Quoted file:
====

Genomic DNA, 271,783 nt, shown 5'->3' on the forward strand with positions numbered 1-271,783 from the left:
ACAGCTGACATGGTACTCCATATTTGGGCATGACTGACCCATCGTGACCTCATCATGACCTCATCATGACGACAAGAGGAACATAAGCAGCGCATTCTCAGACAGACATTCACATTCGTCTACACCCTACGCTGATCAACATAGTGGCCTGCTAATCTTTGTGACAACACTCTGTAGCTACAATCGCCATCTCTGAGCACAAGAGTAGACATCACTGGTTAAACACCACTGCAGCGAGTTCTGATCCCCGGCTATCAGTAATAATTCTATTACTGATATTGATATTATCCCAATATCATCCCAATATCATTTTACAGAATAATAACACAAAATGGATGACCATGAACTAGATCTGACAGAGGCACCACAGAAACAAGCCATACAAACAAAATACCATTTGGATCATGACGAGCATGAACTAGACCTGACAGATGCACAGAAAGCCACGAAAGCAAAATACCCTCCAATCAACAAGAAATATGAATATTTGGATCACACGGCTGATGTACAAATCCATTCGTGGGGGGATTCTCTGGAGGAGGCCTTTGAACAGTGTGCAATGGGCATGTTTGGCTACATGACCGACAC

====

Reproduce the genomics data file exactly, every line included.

Genomic DNA, 271,783 nt, shown 5'->3' on the forward strand with positions numbered 1-271,783 from the left:
ACAGCTGACATGGTACTCCATATTTGGGCATGACTGACCCATCGTGACCTCATCATGACCTCATCATGACGACAAGAGGAACATAAGCAGCGCATTCTCAGACAGACATTCACATTCGTCTACACCCTACGCTGATCAACATAGTGGCCTGCTAATCTTTGTGACAACACTCTGTAGCTACAATCGCCATCTCTGAGCACAAGAGTAGACATCACTGGTTAAACACCACTGCAGCGAGTTCTGATCCCCGGCTATCAGTAATAATTCTATTACTGATATTGATATTATCCCAATATCATCCCAATATCATTTTACAGAATAATAACACAAAATGGATGACCATGAACTAGATCTGACAGAGGCACCACAGAAACAAGCCATACAAACAAAATACCATTTGGATCATGACGAGCATGAACTAGACCTGACAGATGCACAGAAAGCCACGAAAGCAAAATACCCTCCAATCAACAAGAAATATGAATATTTGGATCACACGGCTGATGTACAAATCCATTCGTGGGGGGATTCTCTGGAGGAGGCCTTTGAACAGTGTGCAATGGGCATGTTTGGCTACATGACCGACAC